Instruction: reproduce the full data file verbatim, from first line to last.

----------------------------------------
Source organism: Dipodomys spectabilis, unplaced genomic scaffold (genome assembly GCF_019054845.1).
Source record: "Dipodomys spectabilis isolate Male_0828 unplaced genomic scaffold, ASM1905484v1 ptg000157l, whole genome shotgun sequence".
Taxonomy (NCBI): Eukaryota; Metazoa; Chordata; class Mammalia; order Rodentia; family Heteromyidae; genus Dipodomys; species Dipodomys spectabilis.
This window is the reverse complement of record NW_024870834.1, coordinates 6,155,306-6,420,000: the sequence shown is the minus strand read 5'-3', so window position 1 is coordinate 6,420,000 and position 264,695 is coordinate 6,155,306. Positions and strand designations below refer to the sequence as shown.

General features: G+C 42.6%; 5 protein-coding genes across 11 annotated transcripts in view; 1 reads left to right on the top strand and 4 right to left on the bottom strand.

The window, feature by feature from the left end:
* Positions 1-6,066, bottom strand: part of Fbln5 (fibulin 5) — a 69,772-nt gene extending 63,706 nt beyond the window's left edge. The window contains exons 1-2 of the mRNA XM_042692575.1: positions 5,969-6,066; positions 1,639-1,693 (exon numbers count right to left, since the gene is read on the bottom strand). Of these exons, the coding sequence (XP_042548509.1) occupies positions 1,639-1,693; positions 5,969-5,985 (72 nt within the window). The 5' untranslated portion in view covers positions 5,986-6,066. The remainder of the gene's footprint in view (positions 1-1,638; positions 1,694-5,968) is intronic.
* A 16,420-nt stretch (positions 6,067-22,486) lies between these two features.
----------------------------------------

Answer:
Source organism: Dipodomys spectabilis, unplaced genomic scaffold (genome assembly GCF_019054845.1).
Source record: "Dipodomys spectabilis isolate Male_0828 unplaced genomic scaffold, ASM1905484v1 ptg000157l, whole genome shotgun sequence".
Taxonomy (NCBI): Eukaryota; Metazoa; Chordata; class Mammalia; order Rodentia; family Heteromyidae; genus Dipodomys; species Dipodomys spectabilis.
This window is the reverse complement of record NW_024870834.1, coordinates 6,155,306-6,420,000: the sequence shown is the minus strand read 5'-3', so window position 1 is coordinate 6,420,000 and position 264,695 is coordinate 6,155,306. Positions and strand designations below refer to the sequence as shown.

General features: G+C 42.6%; 5 protein-coding genes across 11 annotated transcripts in view; 1 reads left to right on the top strand and 4 right to left on the bottom strand.

The window, feature by feature from the left end:
* Positions 1-6,066, bottom strand: part of Fbln5 (fibulin 5) — a 69,772-nt gene extending 63,706 nt beyond the window's left edge. The window contains exons 1-2 of the mRNA XM_042692575.1: positions 5,969-6,066; positions 1,639-1,693 (exon numbers count right to left, since the gene is read on the bottom strand). Of these exons, the coding sequence (XP_042548509.1) occupies positions 1,639-1,693; positions 5,969-5,985 (72 nt within the window). The 5' untranslated portion in view covers positions 5,986-6,066. The remainder of the gene's footprint in view (positions 1-1,638; positions 1,694-5,968) is intronic.
* A 16,420-nt stretch (positions 6,067-22,486) lies between these two features.